If you love cozy mysteries then this collection of free and hot new release mystery books and audiobooks will whet your appetite for the weekend ahead.
Please be sure to double check that the free books are still free when you download them as the free promotions are for short periods only. If you see a book that you like that isn't free, then why not ask your local library to stock the book for you for free. You just need to request the ebook, audiobook, or print book for you and you can find the ASIN number in the product details on Amazon.
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Ebooks That Are Free with Kindle Unlimited, from Your Local Library, or with the Free Kindle Unlimited Trial
Annual #cozymysteryday 15th September
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This week I began the first of many changes to my life, in order to make room for more coziness. I haven't been in my new place for long and I had nothing when I got here, but amazingly after sorting through every single cupboard and having a bit of a spring clean, I still managed to find a few things to get rid of. I love the simplicity of a minimal life and I find it quite claustrophobic to have too much stuff, but if you are one of those people who hasn't moved house recently or tends to hoard things, then I can highly recommend a book (and a Netflix series) called Spark Joy by Marie Kondo. Basically, you look at every item you own and you decide whether it makes you feel happy or not when you look at it. If it doesn't 'spark joy' then can you get rid of it?
I only had a handful of items because I've moved so much in the past 18 months that I've gone through this process multiple times and only just purchased basic furniture things like a bed, but the point is, if I can find a few things that I don't need, then so can you. I needed to find a way to bring in funds pretty desperately because I knew my dog, Isla, was dying and I needed to have £125 in my bank ready to pay the crematorium otherwise they wouldn't collect her and I didn't want to have her body lying around at home and because I'm renting it is illegal to bury a pet - plus my yard is paving slabs and I wanted to be able to take her ashes to my forever home in the Lake District later in the year.
The only thing I could think of to sell, was my cat treadmill. This was a luxury purchase but also essential when I was living in one room of the bed and breakfast when I was of no fixed abode for 14 months as my three cats were in a confined place and putting on weight and getting bored and were starting to get cabin fever. They used the wheel all the time in the room, but since we moved to the this place and now they play outside most of the day, the treadmill is just gathering dust. So I put it up for sale on Facebook Marketplace, along with a couple of extra plates and bowls (I live alone, and really don't need a whole set especially since I don't know anyone here so never have guests over), and a few other trivial items. The treadmill sold after a few days, and I gave up with the smaller items as they were a couple of pounds each and seemed to be attracting a lot of either scary people (from their Facebook profiles - always vet people before allowing them to your house) or were time wasters and didn't show up. Those items I ended up taking to the pawn shop where I got my replacement laptop. But you could sell your stuff outside your house in a yard sale if you have neighbours (which I don't because the properties are mostly empty or boarded up), have a car boot sale (I don't have a car and didn't have enough things for this), or sell them through places like Craig's List or Ebay. I probably could have got more for them through Facebook Marketplace, but I decided that my time and energy was worth more than waiting on non shows, and so the pawn shop was my preference. I took things in to town and asked for valuations from both places before deciding.
The sale of the cat wheel was cash, which I promptly paid into my new Starling bank account via the post office at the end of my street, and I even had a little bit left to get some food in the house, which felt amazing - nothing fancy, just bread, eggs, cheese. The things that I sold at the pawn shop (CEX was one place I visited) netted me about £40 amazingly, and I used this to buy seeds, compost, and containers ready to grow my own produce which I hope will save me money in the longer term. I did toy with using this money to pay off the interest on this month's credit card bill, but I decided that I was better to 'invest' and 'grow' this 'seed' money because all being well it will save me more over the course of the year and help me to clear my debts and buy my house sooner. I'll talk more about debts in another post. I'm no expert on financial things, I'm really just sharing my own journey with you. I'll break down exactly what I spent this money on in another post, and tell you where I got things from and how I plan to be more self sufficient and to lower my outgoings.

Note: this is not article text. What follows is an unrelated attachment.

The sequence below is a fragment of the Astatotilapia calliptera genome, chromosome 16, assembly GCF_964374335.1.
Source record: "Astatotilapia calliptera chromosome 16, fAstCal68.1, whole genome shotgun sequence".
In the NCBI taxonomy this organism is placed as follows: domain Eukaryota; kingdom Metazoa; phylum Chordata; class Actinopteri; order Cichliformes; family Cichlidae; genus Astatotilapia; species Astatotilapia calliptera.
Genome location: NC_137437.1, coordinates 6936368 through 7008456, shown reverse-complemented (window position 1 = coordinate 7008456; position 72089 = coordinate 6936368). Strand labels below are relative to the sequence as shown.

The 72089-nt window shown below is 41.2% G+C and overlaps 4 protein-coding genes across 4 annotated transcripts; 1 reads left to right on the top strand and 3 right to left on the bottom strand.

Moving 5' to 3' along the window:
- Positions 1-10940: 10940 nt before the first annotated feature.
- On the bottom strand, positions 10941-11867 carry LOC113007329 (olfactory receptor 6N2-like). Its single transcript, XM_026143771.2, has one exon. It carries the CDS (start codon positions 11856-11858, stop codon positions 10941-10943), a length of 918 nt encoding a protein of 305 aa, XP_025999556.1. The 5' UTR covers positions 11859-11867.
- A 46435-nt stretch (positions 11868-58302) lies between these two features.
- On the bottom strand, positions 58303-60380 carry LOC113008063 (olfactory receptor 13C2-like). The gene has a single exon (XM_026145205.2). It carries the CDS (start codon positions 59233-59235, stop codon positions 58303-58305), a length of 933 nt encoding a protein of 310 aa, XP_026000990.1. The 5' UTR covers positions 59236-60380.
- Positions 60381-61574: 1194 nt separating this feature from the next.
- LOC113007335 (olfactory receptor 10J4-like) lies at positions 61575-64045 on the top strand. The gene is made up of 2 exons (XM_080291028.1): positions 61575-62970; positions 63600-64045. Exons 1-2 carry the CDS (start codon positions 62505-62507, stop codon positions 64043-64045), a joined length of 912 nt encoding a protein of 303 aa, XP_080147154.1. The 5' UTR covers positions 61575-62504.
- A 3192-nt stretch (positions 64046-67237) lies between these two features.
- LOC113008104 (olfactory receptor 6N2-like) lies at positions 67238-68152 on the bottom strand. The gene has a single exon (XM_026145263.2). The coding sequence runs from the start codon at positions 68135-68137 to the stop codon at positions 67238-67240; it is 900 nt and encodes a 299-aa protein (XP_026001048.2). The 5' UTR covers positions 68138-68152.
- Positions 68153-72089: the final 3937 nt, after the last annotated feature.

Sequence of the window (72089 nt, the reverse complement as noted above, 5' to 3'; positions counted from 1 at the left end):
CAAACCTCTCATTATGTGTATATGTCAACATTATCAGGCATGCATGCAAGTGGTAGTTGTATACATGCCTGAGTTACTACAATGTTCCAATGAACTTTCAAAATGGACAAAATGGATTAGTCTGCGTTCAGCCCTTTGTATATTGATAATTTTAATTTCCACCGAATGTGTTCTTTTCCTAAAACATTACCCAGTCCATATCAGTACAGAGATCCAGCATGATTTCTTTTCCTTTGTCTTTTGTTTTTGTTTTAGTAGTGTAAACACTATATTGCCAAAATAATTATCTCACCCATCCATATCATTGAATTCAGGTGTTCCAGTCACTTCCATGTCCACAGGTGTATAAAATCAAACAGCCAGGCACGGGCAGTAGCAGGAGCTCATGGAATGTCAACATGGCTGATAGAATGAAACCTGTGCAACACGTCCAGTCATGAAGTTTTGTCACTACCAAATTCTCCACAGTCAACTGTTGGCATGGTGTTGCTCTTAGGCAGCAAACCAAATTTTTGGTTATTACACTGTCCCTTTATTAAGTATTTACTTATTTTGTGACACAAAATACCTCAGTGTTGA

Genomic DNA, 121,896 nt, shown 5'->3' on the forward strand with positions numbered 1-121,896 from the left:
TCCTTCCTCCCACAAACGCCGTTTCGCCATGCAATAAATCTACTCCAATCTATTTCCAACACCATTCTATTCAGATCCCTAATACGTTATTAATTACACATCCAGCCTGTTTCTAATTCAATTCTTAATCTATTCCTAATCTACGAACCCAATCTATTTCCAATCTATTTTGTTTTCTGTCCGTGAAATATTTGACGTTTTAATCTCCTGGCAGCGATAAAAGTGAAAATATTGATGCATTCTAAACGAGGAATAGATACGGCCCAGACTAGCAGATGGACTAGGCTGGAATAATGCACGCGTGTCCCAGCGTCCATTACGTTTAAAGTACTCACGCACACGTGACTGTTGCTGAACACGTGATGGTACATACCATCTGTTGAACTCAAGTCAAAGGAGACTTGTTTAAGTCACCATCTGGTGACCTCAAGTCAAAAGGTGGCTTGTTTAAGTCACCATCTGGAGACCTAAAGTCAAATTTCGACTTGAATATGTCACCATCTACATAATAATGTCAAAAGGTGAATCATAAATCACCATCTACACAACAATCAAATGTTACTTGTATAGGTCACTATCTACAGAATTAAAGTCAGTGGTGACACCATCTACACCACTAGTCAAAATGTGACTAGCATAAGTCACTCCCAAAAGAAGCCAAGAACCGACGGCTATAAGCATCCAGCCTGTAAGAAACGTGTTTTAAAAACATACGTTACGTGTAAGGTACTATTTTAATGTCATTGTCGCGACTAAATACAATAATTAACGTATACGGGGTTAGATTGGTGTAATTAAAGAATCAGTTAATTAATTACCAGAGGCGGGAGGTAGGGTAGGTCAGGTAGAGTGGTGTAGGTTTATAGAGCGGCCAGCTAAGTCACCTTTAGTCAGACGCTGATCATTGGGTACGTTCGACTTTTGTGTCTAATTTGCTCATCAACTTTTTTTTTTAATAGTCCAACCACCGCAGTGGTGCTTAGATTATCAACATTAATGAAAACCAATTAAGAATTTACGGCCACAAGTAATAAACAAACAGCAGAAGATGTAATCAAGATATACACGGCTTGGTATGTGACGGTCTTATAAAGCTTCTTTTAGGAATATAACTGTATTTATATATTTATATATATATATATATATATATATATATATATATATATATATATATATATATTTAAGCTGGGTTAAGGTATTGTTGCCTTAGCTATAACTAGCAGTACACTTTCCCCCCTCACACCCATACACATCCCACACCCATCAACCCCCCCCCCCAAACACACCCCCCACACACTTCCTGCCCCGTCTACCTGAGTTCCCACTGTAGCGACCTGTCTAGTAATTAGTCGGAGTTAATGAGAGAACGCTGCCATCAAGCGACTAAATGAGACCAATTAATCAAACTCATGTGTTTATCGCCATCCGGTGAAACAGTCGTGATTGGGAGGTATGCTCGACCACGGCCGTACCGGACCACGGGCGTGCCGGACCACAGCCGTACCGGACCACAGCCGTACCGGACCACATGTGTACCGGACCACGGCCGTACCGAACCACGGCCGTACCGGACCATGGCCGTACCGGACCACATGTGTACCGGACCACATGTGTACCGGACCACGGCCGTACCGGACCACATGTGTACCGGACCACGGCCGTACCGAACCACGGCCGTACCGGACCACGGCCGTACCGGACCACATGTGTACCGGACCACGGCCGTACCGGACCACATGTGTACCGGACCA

But that's your homework for today! Have a spring clean and see if there is anything you can sell, and then list it for sale or sell it at a car boot or through a place like CEX. If you don't use those items from week to week, then chances are you won't miss then at all, and you could use that cash to grow more cash, time, or energy in the longer term (or use it to buy investment pieces like tracker funds or new cozy mystery book covers). I would love to know how you get on. If you feel overwhelmed then tackle a little bit at a time, like one shelf of a cupboard, or your sock drawer first. Oh, and if you are doing clothes things first, then check out Marie Kondo's folding video. I've been using this system for a couple of years now and I love it.
If you've been following my posts on Patreon or Kickstarter recently, then this blog post will come as no surprise to you at all! You see, February, for want of a better word, has been the crappest of crap months. Not nice at all, and I'm already willing it to be March. First of all my dog of fifteen years, Isla, died, and secondly my laptop of eleven years died. I got lots of lovely comments from folks and most folks got it and understood, but some of the messages only made me feel worse. The helpful advice from folks telling me that they haven't had a laptop in years and they've managed just fine. The thing is, this was a huge deal to me, because the laptop is my bread and butter. I work from home, and no laptop was akin to losing my job and losing my salary and ability to pay rent and bills, and suddenly credit card companies and loans were chasing me for missed payments and calling me every five minutes. But worse still, I lost the freedom to make choices for my dying dog. I had vet bills to pay, and I was worried about whether I could afford the crematorium payment since I don't have a garden and it is illegal to bury pets in rental properties. This wasn't just an inconvenience of not having a laptop to check Facebook, and worse still, I missed several publishing deadlines and ended up locked out of Amazon for pre-orders for a year. I could have lost my entire business, which is not great when you are just a few months in to a new career.